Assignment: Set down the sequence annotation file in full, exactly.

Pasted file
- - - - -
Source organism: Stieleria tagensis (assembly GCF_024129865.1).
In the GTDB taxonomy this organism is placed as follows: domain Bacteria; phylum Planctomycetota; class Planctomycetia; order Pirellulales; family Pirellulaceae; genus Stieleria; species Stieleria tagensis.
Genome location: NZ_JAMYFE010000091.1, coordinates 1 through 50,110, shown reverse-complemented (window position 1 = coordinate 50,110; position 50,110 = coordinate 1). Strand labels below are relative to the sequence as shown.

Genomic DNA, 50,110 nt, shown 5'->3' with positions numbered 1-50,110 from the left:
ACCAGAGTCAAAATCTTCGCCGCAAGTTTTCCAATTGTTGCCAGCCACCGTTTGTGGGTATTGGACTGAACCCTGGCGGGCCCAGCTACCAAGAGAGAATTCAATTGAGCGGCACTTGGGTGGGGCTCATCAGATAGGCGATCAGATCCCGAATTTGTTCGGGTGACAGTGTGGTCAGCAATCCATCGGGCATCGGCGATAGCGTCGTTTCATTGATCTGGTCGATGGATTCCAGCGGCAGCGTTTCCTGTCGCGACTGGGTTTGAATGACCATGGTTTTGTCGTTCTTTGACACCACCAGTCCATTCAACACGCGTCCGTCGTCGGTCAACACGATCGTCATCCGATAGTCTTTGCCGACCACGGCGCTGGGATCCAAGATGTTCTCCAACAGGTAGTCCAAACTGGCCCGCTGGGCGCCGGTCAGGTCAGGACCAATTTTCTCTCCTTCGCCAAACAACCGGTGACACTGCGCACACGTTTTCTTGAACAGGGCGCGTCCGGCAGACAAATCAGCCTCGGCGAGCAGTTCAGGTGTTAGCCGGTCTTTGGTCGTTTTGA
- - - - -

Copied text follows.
Source organism: Stieleria tagensis (assembly GCF_024129865.1).
In the GTDB taxonomy this organism is placed as follows: domain Bacteria; phylum Planctomycetota; class Planctomycetia; order Pirellulales; family Pirellulaceae; genus Stieleria; species Stieleria tagensis.
Genome location: NZ_JAMYFE010000091.1, coordinates 1 through 50,110, shown reverse-complemented (window position 1 = coordinate 50,110; position 50,110 = coordinate 1). Strand labels below are relative to the sequence as shown.

Genomic DNA, 50,110 nt, shown 5'->3' with positions numbered 1-50,110 from the left:
ACCAGAGTCAAAATCTTCGCCGCAAGTTTTCCAATTGTTGCCAGCCACCGTTTGTGGGTATTGGACTGAACCCTGGCGGGCCCAGCTACCAAGAGAGAATTCAATTGAGCGGCACTTGGGTGGGGCTCATCAGATAGGCGATCAGATCCCGAATTTGTTCGGGTGACAGTGTGGTCAGCAATCCATCGGGCATCGGCGATAGCGTCGTTTCATTGATCTGGTCGATGGATTCCAGCGGCAGCGTTTCCTGTCGCGACTGGGTTTGAATGACCATGGTTTTGTCGTTCTTTGACACCACCAGTCCATTCAACACGCGTCCGTCGTCGGTCAACACGATCGTCATCCGATAGTCTTTGCCGACCACGGCGCTGGGATCCAAGATGTTCTCCAACAGGTAGTCCAAACTGGCCCGCTGGGCGCCGGTCAGGTCAGGACCAATTTTCTCTCCTTCGCCAAACAACCGGTGACACTGCGCACACGTTTTCTTGAACAGGGCGCGTCCGGCAGACAAATCAGCCTCGGCGAGCAGTTCAGGTGTTAGCCGGTCTTTGGTCGTTTTGA